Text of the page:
51. Bond. Eoin Bond Says:

    @ VB

    im not “triumphant”, i really just want people with catch up with reality and not keep touting fantasy solutions. As i have always said, we’re left with a series of sh1tty choices, but we may as well choose the best of them rather than chuck them all out and cross our fingers that something better comes along.

  52. Colm Brazel Says:

    @ BEB

    “The only relevant claim from the No side has now been obliterated.”

    Actually No, as usual you completely miss the point. Its irrelevant whether there’s a separate text on growth, a renegotiation of the main text of FC, or by some other means; the point is, irrespective of which way it comes, Hollande and the ‘No’ side want to see the ‘money’ ? In Ireland, some would prefer to sign up to the no-brainer position of no questions asked.

    German taxpayers are wondering how much it will cost them as well. ITs on the cards that some of the money will come from a German push for Financial Transaction tax to lessen the burden on German taxpayers if ESM gets past the German court system. But we’d rather not ask such embarrassing questions, would we :-)

    http://www.pi-news.org/2012/04/citizens-can-join-in-complaint-against-esm/

  53. Paul W Says:

    @ BEB Anyone who thinks that the artificial construct that is Ireland these days is “reality” is just self-delusional. When genuine reality arrives, I sincerely hope hope that Ireland will not have wasted away in the meantime to a point where it is as weak as Greece is now……

    @ CB “In Ireland, some would prefer to sign up to the no-brainer position of no questions asked.”
    + 1

    The endless EU support will not /cannot go on forever. Reality is coming. Just a matter of when.

  54. Bond. Eoin Bond Says:

    @ Colm

    so if there was a full on Growth Compact in place you’d vote Yes?

  55. Tullmcadoo Says:

    PW.
    Chill out, your pal in PE will do v well out of the Irish taxpayer. I hope he looks after you.

  56. OMF Says:

    The f***….?!

    If I disagree with an Irish Times column, can I get a 5 point guest post on the Irish Economy blog as well. I might need more than one though.

  57. Bond. Eoin Bond Says:

    @ OMF

    Gavin Barrett is a legal scholar renowned for his expertise on European law. What have you done lately?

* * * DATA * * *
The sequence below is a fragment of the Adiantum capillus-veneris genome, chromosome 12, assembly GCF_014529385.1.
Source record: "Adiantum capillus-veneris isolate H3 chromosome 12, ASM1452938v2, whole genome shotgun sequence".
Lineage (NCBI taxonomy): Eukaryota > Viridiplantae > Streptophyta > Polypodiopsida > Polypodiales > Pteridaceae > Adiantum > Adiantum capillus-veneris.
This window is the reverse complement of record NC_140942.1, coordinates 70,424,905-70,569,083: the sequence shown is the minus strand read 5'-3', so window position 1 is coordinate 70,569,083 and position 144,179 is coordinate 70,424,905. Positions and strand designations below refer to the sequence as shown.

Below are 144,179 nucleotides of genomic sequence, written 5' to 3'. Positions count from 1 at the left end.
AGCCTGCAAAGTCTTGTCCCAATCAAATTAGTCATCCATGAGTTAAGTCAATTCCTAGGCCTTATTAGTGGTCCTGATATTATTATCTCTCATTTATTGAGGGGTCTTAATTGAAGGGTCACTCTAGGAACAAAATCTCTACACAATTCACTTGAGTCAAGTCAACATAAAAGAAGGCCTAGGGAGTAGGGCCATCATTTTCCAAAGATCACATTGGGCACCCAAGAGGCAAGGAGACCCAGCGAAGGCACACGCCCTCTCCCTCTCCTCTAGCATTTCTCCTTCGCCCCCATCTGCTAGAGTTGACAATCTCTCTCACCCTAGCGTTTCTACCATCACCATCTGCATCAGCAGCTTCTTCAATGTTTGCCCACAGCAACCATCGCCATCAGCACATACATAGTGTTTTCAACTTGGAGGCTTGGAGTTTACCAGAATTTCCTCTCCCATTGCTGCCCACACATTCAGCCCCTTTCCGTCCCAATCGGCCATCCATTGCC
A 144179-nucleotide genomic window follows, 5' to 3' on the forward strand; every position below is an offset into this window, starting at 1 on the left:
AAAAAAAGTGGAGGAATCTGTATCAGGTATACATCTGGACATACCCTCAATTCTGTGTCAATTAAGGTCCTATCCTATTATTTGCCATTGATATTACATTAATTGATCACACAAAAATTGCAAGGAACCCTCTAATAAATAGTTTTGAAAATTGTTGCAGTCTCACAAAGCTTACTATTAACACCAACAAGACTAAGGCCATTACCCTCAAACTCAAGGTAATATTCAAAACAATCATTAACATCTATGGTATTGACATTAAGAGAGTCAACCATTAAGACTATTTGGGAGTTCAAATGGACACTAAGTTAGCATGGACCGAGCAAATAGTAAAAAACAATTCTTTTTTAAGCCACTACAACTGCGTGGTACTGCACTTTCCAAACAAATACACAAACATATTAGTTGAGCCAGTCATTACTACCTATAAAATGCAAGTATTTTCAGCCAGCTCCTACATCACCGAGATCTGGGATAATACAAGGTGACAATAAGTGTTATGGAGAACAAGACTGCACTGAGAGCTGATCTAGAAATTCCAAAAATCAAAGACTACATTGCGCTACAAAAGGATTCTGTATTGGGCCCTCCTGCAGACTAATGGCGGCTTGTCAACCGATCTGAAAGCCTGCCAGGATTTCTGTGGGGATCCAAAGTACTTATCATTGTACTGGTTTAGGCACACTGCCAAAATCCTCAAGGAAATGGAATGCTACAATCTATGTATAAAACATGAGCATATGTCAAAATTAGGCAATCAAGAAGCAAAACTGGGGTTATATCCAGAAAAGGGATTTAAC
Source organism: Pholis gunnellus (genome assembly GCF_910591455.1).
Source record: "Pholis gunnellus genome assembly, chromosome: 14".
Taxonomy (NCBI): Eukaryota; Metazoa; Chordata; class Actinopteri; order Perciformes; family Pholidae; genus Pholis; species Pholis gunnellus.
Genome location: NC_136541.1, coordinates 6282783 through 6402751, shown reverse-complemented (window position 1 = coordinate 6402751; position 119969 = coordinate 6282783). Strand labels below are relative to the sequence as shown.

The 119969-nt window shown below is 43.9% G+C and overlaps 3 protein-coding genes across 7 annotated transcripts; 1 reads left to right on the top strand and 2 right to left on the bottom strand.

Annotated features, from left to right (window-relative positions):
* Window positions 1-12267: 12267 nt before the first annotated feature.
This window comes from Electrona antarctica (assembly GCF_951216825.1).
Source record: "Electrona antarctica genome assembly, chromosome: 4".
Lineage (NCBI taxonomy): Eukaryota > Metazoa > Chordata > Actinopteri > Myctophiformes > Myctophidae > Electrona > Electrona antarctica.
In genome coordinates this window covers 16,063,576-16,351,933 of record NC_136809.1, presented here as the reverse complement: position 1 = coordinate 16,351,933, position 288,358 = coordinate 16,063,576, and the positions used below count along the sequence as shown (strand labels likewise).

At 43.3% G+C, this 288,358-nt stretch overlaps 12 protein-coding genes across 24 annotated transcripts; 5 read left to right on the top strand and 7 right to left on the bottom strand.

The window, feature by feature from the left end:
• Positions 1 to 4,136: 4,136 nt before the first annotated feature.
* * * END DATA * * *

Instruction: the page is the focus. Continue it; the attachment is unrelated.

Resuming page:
58. OMF Says:

    Gavin Barrett is a legal scholar renowned for his expertise on European law. What have you done lately?

    I am the world’s foremost expert on the Irish economic crisis, renowned for my erudite and perspicacious insights into all facets, synergies, events and errata of the crisis.

    Can I get my post now?

  59. Paul W Says:

    @ Tull The other point of course is that, generally, PE won’t go anywhere near Ireland for now, to Ireland’s detriment…Plenty of opportunities for PE elsewhere.

    In the meantime, property values in Ireland continue to decline….No market, increasing damage to bank capital levels, etc.

    Another really good, non-property example that comes to mind of the downside of this procrastination and can-kicking was AIB’s rebuff of CIBC a few years ago….What a mistake! and what arrogance from AIB at the time.

    Plenty of other examples….and, bar some MNC (12.5% tax dependent wins) no significant sign of international investor confidence returning anytime soon. That’s a real shame.

    The FC won’t improve that situation. In fact, quite the opposite in the short term….until Reality arrives, which it must….

  60. Tullmcadoo Says:

    PW,
    CIBC were looking to buy stake in M&T and I gather M&T did not want them or Santander for that matter. It was not a bid for AIB.
    Your analysis of economy is about right. It is neither going up or down & about to get worse. I am thinking of a default and break in euro inside 12 months.

  61. Paul W Says:

    @ Tull Believe me (but it’s Unbelievable!), the inside story was that a full approach was intended ….one of the best ‘worst’ examples of the downside of the bailout, can-kicking story in Ireland.

  62. Tullmcadoo Says:

    PW,
    Never knew that. CM really dodged a bullet there.

  63. seafóid Says:

    “Plenty of opportunities for PE elsewhere”

    And it’s so easy to offload those PE investments these days
    And raising PE cash is a doddle
    And Wicklow will win the All-Ireland

  64. seafóid Says:

    @Pr Guy

    “An American friend of mine keeps reminding me that ‘Europe’ is just a bunch of disparate tribes and bit-players masquerading as a world power and they can’t keep up the pretence for much longer.”

    Does he live in California? That budget deficit is no better than back in the old world. And the municipalities are in worse shape.

    Do you ever read Caldwell in the weekend FT? I find his worldview disturbing. The Republicans will not raise taxes under any circumstances. The schmucks of the US are going to have to take the adjustment. How long will that last ?

  65. PR Guy Says:

    @seafóid

    I prefer to read that Chinese guy in the weekend FT. Far more fun.

  66. Robert Browne Says:

    @ Bond. Eoin Bond

    “Gavin Barrett is a legal scholar renowned for his expertise on European law. What have you done lately?” What have you done lately? Might I suggest that surviving the outcomes of some of the economists, politicians and legal experts we are supposed to be beholden to, is itself an achievement. We all cannot fit into Croke Park.